“This ruins the fun for me, and since it’s a free challenge, we NEED to perform it,” he added. It was one of several threads on the issue. However, it was upvoted more than 150 times and sparked a discussion with 100 comments.

Rocket League Season 1 Tournament Challenges
Psyonix
Rocket League tournaments are arguably the game’s most intense mode.

The second one is the Stage 3 Challenge ‘Get 200 Assists in Online Matches.’ Again, players felt like this was too difficult to achieve. But this time, it was more about how long it took to do.

“I don’t think it’s possible for me to get 200 assists,” said one player, who called for a petition to remove it. “It took me half the season to get 40. I’m sure [there are] people also in the same boat. I guess I just think it’s [a] ridiculous number to hit in half a season.”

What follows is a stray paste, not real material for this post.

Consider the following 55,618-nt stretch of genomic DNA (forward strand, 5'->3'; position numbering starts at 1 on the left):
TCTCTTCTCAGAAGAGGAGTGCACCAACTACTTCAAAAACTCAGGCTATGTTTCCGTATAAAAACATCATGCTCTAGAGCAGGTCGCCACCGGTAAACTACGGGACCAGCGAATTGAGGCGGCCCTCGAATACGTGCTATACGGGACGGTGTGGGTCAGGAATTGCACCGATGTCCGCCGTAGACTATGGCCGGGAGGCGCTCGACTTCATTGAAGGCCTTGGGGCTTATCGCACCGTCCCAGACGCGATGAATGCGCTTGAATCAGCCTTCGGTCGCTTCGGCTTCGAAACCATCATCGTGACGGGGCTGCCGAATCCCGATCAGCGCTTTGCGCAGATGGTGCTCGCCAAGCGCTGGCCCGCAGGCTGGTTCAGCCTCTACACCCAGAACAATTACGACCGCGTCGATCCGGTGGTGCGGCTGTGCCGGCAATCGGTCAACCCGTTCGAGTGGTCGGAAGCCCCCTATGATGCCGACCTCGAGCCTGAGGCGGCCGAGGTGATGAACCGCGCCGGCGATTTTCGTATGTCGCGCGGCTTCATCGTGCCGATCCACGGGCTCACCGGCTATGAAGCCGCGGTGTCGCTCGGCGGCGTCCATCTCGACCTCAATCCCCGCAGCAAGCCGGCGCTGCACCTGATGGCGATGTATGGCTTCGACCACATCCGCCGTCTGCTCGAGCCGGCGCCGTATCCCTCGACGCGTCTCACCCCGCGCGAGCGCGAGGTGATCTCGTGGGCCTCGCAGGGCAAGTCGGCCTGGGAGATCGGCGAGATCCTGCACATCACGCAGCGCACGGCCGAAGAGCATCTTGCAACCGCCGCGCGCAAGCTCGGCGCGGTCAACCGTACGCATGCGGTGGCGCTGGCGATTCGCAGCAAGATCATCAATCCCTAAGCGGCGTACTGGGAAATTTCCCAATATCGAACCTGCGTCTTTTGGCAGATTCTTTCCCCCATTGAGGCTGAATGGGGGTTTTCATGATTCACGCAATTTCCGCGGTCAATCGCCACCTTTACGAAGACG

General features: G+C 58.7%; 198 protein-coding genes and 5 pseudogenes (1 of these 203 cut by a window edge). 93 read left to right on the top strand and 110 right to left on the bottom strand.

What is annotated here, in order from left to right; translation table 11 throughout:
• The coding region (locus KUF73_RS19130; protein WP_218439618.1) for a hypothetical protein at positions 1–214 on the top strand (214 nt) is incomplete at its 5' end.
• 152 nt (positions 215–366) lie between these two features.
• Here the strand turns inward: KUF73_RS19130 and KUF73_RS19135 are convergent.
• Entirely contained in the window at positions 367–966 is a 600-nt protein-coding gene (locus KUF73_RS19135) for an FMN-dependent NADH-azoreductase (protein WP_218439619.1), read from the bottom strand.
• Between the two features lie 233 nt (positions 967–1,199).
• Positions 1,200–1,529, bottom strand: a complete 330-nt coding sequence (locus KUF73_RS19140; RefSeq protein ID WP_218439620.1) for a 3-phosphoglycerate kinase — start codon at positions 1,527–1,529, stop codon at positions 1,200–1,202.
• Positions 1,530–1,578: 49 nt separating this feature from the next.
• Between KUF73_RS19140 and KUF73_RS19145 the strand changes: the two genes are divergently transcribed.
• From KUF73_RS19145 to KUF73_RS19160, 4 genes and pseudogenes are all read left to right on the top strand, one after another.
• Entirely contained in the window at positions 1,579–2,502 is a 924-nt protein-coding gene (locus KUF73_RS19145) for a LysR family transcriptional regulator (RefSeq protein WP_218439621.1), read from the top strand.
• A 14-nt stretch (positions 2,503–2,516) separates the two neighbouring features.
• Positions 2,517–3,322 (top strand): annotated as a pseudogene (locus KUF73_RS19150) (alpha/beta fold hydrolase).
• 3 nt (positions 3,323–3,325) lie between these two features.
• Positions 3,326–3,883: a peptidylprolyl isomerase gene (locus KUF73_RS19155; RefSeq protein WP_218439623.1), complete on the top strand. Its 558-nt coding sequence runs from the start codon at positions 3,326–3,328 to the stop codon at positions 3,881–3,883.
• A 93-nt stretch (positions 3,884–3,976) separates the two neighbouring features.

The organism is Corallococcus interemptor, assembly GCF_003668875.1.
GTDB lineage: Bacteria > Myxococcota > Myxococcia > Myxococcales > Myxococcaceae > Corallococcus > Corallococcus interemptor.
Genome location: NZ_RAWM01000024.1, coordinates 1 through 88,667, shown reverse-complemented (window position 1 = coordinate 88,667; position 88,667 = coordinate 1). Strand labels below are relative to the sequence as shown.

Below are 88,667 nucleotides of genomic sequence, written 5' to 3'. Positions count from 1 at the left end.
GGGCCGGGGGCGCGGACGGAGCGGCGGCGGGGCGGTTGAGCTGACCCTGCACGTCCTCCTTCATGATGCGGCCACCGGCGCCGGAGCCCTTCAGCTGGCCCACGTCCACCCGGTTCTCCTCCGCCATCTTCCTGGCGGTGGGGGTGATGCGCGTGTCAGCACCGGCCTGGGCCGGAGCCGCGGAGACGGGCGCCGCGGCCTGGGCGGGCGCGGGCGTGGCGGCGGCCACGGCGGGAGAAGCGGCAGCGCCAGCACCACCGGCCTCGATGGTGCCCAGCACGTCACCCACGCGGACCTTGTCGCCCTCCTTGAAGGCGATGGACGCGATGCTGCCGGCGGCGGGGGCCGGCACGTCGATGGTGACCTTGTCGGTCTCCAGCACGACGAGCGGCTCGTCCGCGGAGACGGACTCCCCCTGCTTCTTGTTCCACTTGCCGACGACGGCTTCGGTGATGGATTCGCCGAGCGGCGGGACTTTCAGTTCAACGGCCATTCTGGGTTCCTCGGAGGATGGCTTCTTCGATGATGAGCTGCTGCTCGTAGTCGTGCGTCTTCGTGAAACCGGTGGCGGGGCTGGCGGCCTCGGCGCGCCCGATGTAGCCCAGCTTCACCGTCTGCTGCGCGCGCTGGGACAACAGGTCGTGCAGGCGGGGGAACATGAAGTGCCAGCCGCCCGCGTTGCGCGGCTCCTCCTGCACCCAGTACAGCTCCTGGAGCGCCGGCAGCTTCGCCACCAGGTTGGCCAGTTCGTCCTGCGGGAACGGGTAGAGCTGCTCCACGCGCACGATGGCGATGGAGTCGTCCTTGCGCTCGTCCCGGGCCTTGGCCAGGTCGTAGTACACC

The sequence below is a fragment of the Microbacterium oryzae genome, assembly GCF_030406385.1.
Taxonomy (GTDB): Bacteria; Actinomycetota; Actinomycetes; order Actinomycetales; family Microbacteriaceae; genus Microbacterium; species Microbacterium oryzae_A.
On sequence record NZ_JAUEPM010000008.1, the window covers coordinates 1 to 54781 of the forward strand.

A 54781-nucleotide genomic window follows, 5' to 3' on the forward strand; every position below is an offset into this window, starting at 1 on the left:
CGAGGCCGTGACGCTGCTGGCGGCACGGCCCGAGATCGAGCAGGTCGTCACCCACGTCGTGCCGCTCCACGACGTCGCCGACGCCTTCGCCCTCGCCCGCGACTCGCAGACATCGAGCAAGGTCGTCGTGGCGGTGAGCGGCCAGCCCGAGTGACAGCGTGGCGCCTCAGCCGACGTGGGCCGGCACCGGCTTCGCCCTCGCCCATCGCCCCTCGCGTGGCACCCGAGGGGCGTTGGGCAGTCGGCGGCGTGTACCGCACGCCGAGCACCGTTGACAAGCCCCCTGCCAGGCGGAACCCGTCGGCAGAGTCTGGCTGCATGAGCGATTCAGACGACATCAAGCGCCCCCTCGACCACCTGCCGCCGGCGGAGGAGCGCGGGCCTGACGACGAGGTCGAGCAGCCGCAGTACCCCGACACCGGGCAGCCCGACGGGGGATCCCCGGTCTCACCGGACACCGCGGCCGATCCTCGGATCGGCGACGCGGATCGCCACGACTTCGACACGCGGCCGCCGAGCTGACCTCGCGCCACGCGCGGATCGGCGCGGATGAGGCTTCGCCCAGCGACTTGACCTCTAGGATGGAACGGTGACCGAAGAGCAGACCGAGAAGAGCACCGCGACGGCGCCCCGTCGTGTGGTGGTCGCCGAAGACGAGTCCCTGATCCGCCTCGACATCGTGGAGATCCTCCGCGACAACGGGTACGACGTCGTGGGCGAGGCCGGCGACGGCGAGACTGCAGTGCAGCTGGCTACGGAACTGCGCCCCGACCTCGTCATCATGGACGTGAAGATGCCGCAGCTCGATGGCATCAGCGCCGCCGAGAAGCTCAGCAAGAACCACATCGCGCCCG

Rocket League Season 1 Tournament Challenges
Psyonix
Assists in Rocket League are almost as important as goals.

Fortunately, Psyonix heard and have already responded. “After seeing your feedback over the last few weeks about some of the Season 1 Challenges, we’ve decided to make two changes,” they said.

The first challenge has now been changed to ‘Play in 4 Psyonix Scheduled Tournaments.’ This means players only need to compete in four tournaments rather than make four quarter-finals.

The second challenge has also been changed to ‘Get 50 Assists in Online Matches.’ That means the number of assists has been decreased from 200 down to 50, which takes a quarter of the time to do.